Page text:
March is officially the start of International Women’s Month.
But as our latest episode goes live today — do women really have something to celebrate?
Considering the uphill battle women face in their personal and professional lives?
And considering how gender equity in the workplace seems to be backsliding?
In fact, according to LeanIn.Org & McKinsey’s 2022 Women in the Workplace Report, for every woman at the director level who gets promoted to the next level, two women directors are choosing to leave their company.
We don’t just lose ideas, perspectives and talent when women leaders leave — we also lose our best advocates for equity and inclusion.
With that in mind, Inclusion in Progress takes a look at The Great Breakup, the consequences of women leaving the workforce en masse, and how to keep progress on gender equity moving forward by working to retain women on your teams.
Welcome to the Inclusion in Progress podcast where we give you the ideas, actions and insights to help you build more equity at your workplace and in the world at large. I'm your host, Kay Fabella, international expert on diversity, equity and inclusion, a Filipina American living in Spain and your guide in navigating this DEI journey. Having worked with teams at companies such as Philips, the IMF, Red Hat, PepsiCo and more, I know firsthand that the work of inclusion only works when everyone has a seat at the table. Regardless of your personal entrypoint into this conversation: your race, ethnicity, gender, ability, age, sexual orientation, country of origin, or educational background, we all have a role to play in creating inclusion for all and it starts with us having conversations we need to create the change we wish to see. So let's dive into today's episode.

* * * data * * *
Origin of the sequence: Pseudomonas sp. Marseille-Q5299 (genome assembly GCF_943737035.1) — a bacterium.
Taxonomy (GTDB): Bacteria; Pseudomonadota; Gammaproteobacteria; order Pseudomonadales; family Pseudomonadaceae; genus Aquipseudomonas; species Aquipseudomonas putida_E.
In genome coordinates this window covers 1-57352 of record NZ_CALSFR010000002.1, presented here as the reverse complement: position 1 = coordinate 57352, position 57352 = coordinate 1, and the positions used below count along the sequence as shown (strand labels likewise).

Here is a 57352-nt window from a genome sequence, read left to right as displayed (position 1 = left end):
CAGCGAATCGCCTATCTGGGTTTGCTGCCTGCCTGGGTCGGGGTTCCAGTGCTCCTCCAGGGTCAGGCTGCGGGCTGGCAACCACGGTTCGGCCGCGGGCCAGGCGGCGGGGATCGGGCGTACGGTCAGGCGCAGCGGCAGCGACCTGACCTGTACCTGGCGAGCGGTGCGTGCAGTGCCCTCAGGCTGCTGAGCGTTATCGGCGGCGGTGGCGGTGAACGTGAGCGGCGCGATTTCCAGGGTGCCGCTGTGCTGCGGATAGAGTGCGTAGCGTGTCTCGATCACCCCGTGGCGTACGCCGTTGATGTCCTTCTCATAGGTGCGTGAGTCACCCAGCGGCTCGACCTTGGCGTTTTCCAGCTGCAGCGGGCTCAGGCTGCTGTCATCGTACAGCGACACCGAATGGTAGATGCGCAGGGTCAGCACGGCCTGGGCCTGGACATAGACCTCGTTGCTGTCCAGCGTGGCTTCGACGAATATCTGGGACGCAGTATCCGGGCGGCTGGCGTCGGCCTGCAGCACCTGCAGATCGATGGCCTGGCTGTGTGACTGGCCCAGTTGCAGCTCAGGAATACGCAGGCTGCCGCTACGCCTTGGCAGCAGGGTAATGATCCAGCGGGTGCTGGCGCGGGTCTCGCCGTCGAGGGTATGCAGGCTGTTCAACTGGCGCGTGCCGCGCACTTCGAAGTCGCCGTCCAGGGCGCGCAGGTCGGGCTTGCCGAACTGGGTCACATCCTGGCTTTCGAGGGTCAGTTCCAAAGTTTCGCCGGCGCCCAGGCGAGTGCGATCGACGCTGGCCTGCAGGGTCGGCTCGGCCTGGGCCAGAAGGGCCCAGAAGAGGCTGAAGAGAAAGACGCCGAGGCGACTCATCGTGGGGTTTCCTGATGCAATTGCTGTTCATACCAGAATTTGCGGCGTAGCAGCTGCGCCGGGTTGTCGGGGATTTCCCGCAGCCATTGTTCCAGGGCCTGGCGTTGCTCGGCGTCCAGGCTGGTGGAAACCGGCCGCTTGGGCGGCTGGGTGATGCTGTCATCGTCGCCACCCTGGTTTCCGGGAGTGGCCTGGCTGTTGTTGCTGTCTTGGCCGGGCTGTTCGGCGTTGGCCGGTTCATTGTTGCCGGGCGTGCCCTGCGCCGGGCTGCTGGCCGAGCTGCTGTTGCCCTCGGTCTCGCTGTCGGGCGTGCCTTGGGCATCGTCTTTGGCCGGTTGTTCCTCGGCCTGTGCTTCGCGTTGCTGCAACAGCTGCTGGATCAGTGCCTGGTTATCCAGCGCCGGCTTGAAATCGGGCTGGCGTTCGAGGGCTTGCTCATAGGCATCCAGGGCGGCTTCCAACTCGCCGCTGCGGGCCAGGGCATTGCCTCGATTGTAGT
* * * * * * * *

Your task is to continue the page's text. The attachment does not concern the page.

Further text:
As this episode comes out in March 2023, we are beginning the official kick-off of International Women's Month. But as this episode comes out, do women really have something to celebrate, considering how almost every indicator shows us that gender equity in the workplace looks like it is backsliding?
I'm Kay Fabella and I'm a DEI consultant for remote teams. And, of course, your host of the Inclusion in Progress podcast, where you'll get research-backed industry insights into the future of work and practical How To’s for Equity and Inclusion. I also lead a remote team and work with clients across EMEA, APAC and the Americas, which means you'll get a global perspective on how companies are supporting their distributed teams, building workplaces that work for everyone.
In this episode of Inclusion in Progress, we'll be discussing what it is that we lose when women leave the workforce, and how we can fix that pipeline in our post-pandemic landscape. So, if you've been listening to the podcast for a while and you like what we're throwing down, make sure you follow us on your favorite podcast app, whether that's iTunes or Spotify or Deezer, and leave us a review because it really does help get this content in front of other equity-minded leaders in the workplace like you!
Now, if you've been listening to the podcast for a while, you'll know that I'm originally from the United States, as you can tell by my accent. But my parents are from the Philippines, and I now call Madrid, Spain home. I've actually been living in Spain for going on my 13th year now. Which means that I often see the world and the news that I consume through multiple lenses. I'll do one of those, kind of, quick scans whenever I'm on a lunch break to see what's happening in the world - whether it's in Spanish, or back in the US and the different parts of the US that I have family and friends, as well as, of course, other parts of the world where our client partners and colleagues are. But, like many immigrants – and if that's you listening, shout out, I see you! – the idea of home, or what we call home, or what feels like home seems to slowly shift the longer that I'm away from the place that I was born.